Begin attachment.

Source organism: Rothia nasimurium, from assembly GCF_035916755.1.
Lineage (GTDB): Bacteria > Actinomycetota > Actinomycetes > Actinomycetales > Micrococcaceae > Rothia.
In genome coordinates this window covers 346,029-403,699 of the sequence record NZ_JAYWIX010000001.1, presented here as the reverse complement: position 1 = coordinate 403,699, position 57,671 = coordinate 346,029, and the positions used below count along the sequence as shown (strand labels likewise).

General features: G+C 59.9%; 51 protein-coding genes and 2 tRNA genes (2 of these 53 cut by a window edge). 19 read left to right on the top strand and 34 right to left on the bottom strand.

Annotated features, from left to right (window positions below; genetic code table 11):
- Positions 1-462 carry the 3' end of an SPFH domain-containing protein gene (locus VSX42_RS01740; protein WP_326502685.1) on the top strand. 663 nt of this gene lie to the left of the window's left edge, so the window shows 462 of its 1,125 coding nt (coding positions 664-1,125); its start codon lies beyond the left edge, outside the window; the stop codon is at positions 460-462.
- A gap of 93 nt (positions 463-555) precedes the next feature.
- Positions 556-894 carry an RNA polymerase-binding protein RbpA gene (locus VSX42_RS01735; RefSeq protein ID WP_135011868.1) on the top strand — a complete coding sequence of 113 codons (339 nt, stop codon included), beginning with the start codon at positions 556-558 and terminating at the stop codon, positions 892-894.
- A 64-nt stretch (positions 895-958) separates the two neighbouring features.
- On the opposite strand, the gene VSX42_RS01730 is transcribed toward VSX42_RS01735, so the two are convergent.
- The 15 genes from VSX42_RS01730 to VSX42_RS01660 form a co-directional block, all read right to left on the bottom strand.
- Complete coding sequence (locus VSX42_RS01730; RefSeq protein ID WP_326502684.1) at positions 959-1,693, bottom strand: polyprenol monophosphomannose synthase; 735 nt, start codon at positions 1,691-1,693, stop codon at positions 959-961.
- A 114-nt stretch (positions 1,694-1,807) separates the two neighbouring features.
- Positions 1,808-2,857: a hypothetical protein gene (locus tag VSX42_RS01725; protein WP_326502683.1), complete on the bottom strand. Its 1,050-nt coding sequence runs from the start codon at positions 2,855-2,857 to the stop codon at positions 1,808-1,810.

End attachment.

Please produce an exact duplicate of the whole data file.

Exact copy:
Source organism: Rothia nasimurium, from assembly GCF_035916755.1.
Lineage (GTDB): Bacteria > Actinomycetota > Actinomycetes > Actinomycetales > Micrococcaceae > Rothia.
In genome coordinates this window covers 346,029-403,699 of the sequence record NZ_JAYWIX010000001.1, presented here as the reverse complement: position 1 = coordinate 403,699, position 57,671 = coordinate 346,029, and the positions used below count along the sequence as shown (strand labels likewise).

General features: G+C 59.9%; 51 protein-coding genes and 2 tRNA genes (2 of these 53 cut by a window edge). 19 read left to right on the top strand and 34 right to left on the bottom strand.

Annotated features, from left to right (window positions below; genetic code table 11):
- Positions 1-462 carry the 3' end of an SPFH domain-containing protein gene (locus VSX42_RS01740; protein WP_326502685.1) on the top strand. 663 nt of this gene lie to the left of the window's left edge, so the window shows 462 of its 1,125 coding nt (coding positions 664-1,125); its start codon lies beyond the left edge, outside the window; the stop codon is at positions 460-462.
- A gap of 93 nt (positions 463-555) precedes the next feature.
- Positions 556-894 carry an RNA polymerase-binding protein RbpA gene (locus VSX42_RS01735; RefSeq protein ID WP_135011868.1) on the top strand — a complete coding sequence of 113 codons (339 nt, stop codon included), beginning with the start codon at positions 556-558 and terminating at the stop codon, positions 892-894.
- A 64-nt stretch (positions 895-958) separates the two neighbouring features.
- On the opposite strand, the gene VSX42_RS01730 is transcribed toward VSX42_RS01735, so the two are convergent.
- The 15 genes from VSX42_RS01730 to VSX42_RS01660 form a co-directional block, all read right to left on the bottom strand.
- Complete coding sequence (locus VSX42_RS01730; RefSeq protein ID WP_326502684.1) at positions 959-1,693, bottom strand: polyprenol monophosphomannose synthase; 735 nt, start codon at positions 1,691-1,693, stop codon at positions 959-961.
- A 114-nt stretch (positions 1,694-1,807) separates the two neighbouring features.
- Positions 1,808-2,857: a hypothetical protein gene (locus tag VSX42_RS01725; protein WP_326502683.1), complete on the bottom strand. Its 1,050-nt coding sequence runs from the start codon at positions 2,855-2,857 to the stop codon at positions 1,808-1,810.